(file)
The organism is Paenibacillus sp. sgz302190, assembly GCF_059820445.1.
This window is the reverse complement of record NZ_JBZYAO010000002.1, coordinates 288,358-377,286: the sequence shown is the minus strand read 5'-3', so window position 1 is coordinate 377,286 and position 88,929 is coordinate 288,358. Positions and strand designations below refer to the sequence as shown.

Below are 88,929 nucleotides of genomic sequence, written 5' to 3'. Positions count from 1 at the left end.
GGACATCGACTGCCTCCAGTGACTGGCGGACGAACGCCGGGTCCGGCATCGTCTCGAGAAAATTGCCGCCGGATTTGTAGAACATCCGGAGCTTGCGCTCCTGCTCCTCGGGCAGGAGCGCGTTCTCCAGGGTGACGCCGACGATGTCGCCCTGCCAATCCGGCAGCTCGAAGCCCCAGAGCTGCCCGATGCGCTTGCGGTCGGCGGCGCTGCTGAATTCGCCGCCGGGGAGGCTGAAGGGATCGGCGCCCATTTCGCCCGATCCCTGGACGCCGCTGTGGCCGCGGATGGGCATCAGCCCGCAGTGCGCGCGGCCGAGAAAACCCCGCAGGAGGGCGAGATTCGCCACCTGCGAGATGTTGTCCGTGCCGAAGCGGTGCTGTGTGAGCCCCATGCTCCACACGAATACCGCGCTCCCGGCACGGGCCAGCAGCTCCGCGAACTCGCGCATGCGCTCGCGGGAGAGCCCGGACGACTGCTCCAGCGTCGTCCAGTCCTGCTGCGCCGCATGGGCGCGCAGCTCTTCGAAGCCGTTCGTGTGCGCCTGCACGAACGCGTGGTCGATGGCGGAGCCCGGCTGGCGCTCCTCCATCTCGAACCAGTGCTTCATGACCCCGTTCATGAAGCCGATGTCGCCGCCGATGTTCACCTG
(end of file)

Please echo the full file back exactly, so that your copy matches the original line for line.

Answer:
The organism is Paenibacillus sp. sgz302190, assembly GCF_059820445.1.
This window is the reverse complement of record NZ_JBZYAO010000002.1, coordinates 288,358-377,286: the sequence shown is the minus strand read 5'-3', so window position 1 is coordinate 377,286 and position 88,929 is coordinate 288,358. Positions and strand designations below refer to the sequence as shown.

Below are 88,929 nucleotides of genomic sequence, written 5' to 3'. Positions count from 1 at the left end.
GGACATCGACTGCCTCCAGTGACTGGCGGACGAACGCCGGGTCCGGCATCGTCTCGAGAAAATTGCCGCCGGATTTGTAGAACATCCGGAGCTTGCGCTCCTGCTCCTCGGGCAGGAGCGCGTTCTCCAGGGTGACGCCGACGATGTCGCCCTGCCAATCCGGCAGCTCGAAGCCCCAGAGCTGCCCGATGCGCTTGCGGTCGGCGGCGCTGCTGAATTCGCCGCCGGGGAGGCTGAAGGGATCGGCGCCCATTTCGCCCGATCCCTGGACGCCGCTGTGGCCGCGGATGGGCATCAGCCCGCAGTGCGCGCGGCCGAGAAAACCCCGCAGGAGGGCGAGATTCGCCACCTGCGAGATGTTGTCCGTGCCGAAGCGGTGCTGTGTGAGCCCCATGCTCCACACGAATACCGCGCTCCCGGCACGGGCCAGCAGCTCCGCGAACTCGCGCATGCGCTCGCGGGAGAGCCCGGACGACTGCTCCAGCGTCGTCCAGTCCTGCTGCGCCGCATGGGCGCGCAGCTCTTCGAAGCCGTTCGTGTGCGCCTGCACGAACGCGTGGTCGATGGCGGAGCCCGGCTGGCGCTCCTCCATCTCGAACCAGTGCTTCATGACCCCGTTCATGAAGCCGATGTCGCCGCCGATGTTCACCTG